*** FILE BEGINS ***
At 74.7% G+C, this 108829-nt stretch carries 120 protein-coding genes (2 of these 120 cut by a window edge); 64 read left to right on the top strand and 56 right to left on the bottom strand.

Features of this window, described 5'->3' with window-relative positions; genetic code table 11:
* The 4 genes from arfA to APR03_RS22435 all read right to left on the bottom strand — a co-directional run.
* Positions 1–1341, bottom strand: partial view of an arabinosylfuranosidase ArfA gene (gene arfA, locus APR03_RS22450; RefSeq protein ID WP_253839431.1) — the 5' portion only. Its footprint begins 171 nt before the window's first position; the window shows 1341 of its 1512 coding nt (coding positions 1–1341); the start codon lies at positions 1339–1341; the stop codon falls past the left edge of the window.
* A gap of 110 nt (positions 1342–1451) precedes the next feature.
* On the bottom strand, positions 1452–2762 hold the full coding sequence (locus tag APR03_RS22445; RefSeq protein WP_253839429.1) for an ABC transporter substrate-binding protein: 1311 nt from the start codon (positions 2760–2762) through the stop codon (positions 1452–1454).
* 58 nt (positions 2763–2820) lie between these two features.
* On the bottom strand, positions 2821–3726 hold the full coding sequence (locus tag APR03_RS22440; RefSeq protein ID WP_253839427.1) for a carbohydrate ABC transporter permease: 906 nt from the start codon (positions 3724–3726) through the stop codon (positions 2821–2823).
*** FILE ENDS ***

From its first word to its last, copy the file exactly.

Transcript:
At 74.7% G+C, this 108829-nt stretch carries 120 protein-coding genes (2 of these 120 cut by a window edge); 64 read left to right on the top strand and 56 right to left on the bottom strand.

Features of this window, described 5'->3' with window-relative positions; genetic code table 11:
* The 4 genes from arfA to APR03_RS22435 all read right to left on the bottom strand — a co-directional run.
* Positions 1–1341, bottom strand: partial view of an arabinosylfuranosidase ArfA gene (gene arfA, locus APR03_RS22450; RefSeq protein ID WP_253839431.1) — the 5' portion only. Its footprint begins 171 nt before the window's first position; the window shows 1341 of its 1512 coding nt (coding positions 1–1341); the start codon lies at positions 1339–1341; the stop codon falls past the left edge of the window.
* A gap of 110 nt (positions 1342–1451) precedes the next feature.
* On the bottom strand, positions 1452–2762 hold the full coding sequence (locus tag APR03_RS22445; RefSeq protein WP_253839429.1) for an ABC transporter substrate-binding protein: 1311 nt from the start codon (positions 2760–2762) through the stop codon (positions 1452–1454).
* 58 nt (positions 2763–2820) lie between these two features.
* On the bottom strand, positions 2821–3726 hold the full coding sequence (locus tag APR03_RS22440; RefSeq protein ID WP_253839427.1) for a carbohydrate ABC transporter permease: 906 nt from the start codon (positions 3724–3726) through the stop codon (positions 2821–2823).